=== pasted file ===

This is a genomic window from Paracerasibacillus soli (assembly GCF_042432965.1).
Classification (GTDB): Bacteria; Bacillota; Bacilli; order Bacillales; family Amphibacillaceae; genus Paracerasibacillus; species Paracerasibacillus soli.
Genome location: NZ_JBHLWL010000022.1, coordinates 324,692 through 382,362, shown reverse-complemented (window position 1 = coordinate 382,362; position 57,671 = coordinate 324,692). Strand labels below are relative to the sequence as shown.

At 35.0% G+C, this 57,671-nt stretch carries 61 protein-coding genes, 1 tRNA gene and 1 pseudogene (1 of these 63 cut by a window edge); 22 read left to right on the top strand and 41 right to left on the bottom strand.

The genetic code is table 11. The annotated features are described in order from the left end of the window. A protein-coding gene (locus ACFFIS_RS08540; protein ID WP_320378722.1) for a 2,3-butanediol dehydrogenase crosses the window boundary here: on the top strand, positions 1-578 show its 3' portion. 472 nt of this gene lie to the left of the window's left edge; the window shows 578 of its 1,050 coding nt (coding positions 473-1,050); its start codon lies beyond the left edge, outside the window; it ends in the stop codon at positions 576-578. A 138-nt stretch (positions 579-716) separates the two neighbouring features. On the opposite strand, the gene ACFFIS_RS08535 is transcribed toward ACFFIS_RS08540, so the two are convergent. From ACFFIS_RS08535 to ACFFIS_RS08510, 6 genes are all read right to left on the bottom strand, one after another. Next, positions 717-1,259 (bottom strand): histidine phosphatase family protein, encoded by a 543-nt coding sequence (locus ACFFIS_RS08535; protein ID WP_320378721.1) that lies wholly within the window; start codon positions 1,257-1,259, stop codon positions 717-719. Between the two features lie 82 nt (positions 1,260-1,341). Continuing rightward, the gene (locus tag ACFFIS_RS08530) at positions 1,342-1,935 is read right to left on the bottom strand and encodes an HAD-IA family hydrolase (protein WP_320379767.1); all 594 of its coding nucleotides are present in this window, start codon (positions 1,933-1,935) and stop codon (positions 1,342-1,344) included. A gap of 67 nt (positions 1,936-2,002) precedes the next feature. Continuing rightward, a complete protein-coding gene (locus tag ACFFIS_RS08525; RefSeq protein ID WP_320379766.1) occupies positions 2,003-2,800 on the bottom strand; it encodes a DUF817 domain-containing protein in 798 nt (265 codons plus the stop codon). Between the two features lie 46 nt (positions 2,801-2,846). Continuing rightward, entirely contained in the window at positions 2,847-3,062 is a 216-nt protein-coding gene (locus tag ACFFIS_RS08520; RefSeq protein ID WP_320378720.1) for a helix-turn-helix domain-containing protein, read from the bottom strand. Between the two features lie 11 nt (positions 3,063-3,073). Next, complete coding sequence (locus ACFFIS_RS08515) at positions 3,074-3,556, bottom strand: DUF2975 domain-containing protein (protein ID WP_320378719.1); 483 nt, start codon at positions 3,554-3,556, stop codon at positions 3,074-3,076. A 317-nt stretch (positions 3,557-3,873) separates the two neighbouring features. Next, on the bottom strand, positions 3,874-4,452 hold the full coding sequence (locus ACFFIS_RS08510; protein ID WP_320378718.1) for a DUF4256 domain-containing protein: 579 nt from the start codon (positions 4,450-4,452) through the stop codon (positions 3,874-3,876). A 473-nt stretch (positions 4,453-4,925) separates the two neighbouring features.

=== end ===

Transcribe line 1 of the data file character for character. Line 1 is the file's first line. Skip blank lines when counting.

This is a genomic window from Paracerasibacillus soli (assembly GCF_042432965.1).